August 25, 2000
volume 11, no. 150

NEWS for Friday, August 25, 2000
Labels Clinton Administration's Decision "Hypocrisy"


    A few hours after the U.S. government announced the decision to allocate public funds to human embryo experimentation, the Pontifical Academy for Life published a document defining this research as unacceptable from the ethical point of view, as it does not consider the embryo as "a human being who must be respected and treated as a person." After all, the first right of a person is the right to life.

    In particular, the document of this Vatican institution confirms that the production of human embryos and their eventual destruction to obtain stem cells, which have the potential to become almost any human tissue, can never be morally acceptable because no end, no matter how attractive from the scientific point of view, can justify the elimination of a human being.

    But the document does not stop with outright condemnation. It is extraordinarily positive and states, as a scientifically proven fact, the possibility of using adult stem cells to obtain the same medical objectives. This way is indicated as being genuinely respectful of human dignity and, therefore, as the most appropriate to benefit from the great promises of scientific research in this area.

Economic Interests

    Speaking on Vatican Radio, Bishop Elio Sgreccia, vice-president of the Pontifical Academy for Life, said that the Clinton Administration's decision to fund experimentation on human embryos is due to "the pressures of industry, which hopes to commercialize the human material, even though there already is promising research to obtain the same results through the use of stem cells present in the adult organism -- they can be extracted from blood or the umbilical cord. There are serious research projects in this connection, which are supported by scientific magazines. The question then arises: Why not encourage research in this direction? Why not support research that respects human life from its beginning?"

-- Vatican Radio: Those who support the Clinton Administration's decision believe these experiments could be the solution to serious illnesses. They make extraordinary promises to those who suffer...

-- Bishop Sgreccia: You cannot use the end to justify the means! We know that morality requires us to seek appropriate ends through appropriate means. On the contrary, if the human being is used as a means to reach ends -- even if they seem to be noble -- possibilities would open that history has already condemned. Moreover, we must consider that these ends can be reached through other means, even though they are more expensive and compromising. This makes us understand clearly that there are commercial ends, and that money is the real reason, not human health. If human health can be obtained by other means, why aren't these investigated?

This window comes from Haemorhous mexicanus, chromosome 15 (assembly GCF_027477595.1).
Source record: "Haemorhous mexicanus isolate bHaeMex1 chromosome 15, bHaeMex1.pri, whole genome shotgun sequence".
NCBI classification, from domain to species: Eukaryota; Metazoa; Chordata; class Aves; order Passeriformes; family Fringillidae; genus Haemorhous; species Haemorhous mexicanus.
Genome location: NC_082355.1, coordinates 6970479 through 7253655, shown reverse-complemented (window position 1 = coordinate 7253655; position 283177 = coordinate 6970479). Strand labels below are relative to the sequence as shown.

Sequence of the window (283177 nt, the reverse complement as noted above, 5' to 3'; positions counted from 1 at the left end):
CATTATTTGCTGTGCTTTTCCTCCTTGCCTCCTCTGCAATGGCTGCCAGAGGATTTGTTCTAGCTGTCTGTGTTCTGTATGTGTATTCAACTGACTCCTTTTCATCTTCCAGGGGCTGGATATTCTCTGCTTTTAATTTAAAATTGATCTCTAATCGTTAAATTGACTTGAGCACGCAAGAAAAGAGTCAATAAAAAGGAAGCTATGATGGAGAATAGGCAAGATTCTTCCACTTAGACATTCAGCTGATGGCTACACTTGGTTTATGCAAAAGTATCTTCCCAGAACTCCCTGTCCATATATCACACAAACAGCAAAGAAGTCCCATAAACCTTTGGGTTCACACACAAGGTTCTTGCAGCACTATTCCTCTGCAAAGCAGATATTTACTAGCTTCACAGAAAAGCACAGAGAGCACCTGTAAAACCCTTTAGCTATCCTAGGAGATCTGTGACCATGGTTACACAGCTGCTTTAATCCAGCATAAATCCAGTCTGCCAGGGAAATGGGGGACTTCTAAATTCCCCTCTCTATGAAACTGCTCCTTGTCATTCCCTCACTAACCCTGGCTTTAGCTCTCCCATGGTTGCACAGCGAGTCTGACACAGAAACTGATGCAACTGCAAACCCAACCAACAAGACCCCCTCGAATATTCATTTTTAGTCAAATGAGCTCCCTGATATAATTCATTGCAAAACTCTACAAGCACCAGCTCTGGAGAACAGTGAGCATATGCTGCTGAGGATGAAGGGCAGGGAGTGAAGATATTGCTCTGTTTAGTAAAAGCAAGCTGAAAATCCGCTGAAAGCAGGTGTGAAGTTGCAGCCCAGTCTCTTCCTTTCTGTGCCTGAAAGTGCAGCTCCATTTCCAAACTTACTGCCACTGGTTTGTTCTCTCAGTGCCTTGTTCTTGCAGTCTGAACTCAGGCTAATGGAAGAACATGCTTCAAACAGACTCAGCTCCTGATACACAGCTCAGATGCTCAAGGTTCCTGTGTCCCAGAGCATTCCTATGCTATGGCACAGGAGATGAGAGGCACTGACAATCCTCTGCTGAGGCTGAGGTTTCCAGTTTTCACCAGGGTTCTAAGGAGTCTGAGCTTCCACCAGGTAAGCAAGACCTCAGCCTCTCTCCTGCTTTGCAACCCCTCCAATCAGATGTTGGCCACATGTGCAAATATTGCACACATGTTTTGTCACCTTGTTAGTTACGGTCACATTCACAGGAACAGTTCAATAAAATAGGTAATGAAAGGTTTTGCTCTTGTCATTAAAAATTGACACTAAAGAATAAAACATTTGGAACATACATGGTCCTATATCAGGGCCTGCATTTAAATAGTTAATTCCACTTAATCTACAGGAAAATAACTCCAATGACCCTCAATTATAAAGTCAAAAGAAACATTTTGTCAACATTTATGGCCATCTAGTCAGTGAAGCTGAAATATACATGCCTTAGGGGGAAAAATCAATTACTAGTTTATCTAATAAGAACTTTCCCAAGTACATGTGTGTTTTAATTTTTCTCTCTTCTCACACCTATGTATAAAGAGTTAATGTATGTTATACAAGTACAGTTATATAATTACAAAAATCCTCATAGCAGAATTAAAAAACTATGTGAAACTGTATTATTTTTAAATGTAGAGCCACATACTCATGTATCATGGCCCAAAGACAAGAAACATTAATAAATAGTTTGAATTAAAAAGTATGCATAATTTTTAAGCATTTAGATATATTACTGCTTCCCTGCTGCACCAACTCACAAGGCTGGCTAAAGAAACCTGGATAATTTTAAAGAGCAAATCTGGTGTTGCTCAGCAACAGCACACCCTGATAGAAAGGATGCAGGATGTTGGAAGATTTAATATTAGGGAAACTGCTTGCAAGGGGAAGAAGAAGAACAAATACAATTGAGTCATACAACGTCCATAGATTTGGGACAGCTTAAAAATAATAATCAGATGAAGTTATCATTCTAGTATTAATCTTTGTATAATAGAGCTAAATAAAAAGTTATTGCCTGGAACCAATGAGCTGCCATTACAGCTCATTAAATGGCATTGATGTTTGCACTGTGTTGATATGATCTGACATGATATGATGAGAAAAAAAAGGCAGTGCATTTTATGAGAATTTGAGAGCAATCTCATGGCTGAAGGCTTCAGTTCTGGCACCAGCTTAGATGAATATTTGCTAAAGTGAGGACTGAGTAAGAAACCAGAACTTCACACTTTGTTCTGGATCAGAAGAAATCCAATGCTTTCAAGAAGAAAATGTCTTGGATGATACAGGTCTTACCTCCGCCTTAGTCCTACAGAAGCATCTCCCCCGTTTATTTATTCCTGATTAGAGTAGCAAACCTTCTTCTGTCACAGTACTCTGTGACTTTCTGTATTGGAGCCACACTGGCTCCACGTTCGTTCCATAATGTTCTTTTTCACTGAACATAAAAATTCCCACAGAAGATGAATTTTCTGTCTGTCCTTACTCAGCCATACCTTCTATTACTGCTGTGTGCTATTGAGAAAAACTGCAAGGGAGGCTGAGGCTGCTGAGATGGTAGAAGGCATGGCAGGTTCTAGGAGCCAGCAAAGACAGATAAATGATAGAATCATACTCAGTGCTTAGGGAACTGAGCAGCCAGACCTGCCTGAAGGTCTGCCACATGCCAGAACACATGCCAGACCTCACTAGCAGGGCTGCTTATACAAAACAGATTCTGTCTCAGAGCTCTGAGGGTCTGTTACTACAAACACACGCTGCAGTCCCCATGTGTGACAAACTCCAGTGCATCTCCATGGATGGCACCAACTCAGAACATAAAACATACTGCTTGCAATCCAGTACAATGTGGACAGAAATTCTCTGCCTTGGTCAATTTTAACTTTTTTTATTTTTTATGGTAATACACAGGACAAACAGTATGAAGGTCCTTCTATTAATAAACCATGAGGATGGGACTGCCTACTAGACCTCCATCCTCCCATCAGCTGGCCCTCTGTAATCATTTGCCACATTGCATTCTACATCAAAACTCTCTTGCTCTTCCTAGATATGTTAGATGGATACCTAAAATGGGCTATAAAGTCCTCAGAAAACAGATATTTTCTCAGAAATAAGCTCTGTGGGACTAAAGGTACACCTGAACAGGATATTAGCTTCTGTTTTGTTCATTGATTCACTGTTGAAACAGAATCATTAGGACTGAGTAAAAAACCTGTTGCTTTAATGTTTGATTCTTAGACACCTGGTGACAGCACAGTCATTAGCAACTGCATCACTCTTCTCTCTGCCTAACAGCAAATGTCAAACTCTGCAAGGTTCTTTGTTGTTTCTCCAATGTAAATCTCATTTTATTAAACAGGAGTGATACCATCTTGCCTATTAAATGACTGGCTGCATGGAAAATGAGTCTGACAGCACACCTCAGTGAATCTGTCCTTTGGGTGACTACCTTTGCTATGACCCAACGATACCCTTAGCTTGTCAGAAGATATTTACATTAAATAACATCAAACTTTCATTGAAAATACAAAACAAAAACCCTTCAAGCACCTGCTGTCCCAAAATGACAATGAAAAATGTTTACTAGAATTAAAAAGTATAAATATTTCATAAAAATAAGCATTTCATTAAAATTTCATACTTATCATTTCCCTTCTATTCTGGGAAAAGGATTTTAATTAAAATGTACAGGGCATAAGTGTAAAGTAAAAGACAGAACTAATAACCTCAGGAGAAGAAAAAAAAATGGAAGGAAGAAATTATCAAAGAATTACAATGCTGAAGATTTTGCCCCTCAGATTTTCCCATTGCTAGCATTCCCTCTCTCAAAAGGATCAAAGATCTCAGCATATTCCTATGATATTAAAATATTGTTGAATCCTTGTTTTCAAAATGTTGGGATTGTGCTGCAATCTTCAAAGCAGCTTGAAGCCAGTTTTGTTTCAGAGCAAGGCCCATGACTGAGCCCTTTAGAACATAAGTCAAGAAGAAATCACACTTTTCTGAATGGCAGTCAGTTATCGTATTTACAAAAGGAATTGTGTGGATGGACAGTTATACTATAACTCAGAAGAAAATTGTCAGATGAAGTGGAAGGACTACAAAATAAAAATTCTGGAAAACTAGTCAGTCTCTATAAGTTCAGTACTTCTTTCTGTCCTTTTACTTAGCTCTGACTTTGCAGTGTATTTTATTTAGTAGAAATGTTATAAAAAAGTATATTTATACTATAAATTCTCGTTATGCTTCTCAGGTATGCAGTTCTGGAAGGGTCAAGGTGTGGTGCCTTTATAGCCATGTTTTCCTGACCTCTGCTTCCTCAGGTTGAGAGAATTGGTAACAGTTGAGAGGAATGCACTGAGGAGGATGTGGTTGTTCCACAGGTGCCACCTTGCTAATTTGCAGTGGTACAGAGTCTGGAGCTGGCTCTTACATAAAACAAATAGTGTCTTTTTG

-- Vatican Radio: In any event, the normative foreseen by the United States will maintain the prohibition against financing operations to destroy human embryos with public funds.

-- That is hypocrisy! When frozen embryos are taken, they are being destroyed to carry out this research. These are really human embryos. There is an effort to make it appear as though embryos that are the stored and frozen fruit of artificial fertilization are not human embryos and, therefore, do not need to be treated like human beings. The Church considers it a crime to freeze living beings, which are the result of techniques of human procreation. To use them as the object of research and then destroy them cannot be a matter of indifference.

-- Vatican Radio: Today, the Pontifical Academy for Life, of which you are vice-president, has given guidelines on this matter, but the world seems to be going another way.

-- Bishop Sgreccia: Undoubtedly, so-called "freedom of research" seems to prevail, which deep down is no more than freedom from ethics, that is, freedom from any ethical value. As in other fields, the prevailing current is the principle of utility over unconditional respect for the human being. The fact that this is a reality should not discourage us, but rather motivate us to adopt a clear and simple position. History reminds us about who spoke out and those who remained silent and did nothing. Behind these proposals are financial interests and the unrestricted use of the human being, the implicit admission that the embryo is not a human being worthy of respect. We cannot remain silent on this point, even if we are only a small minority! ZE00082405

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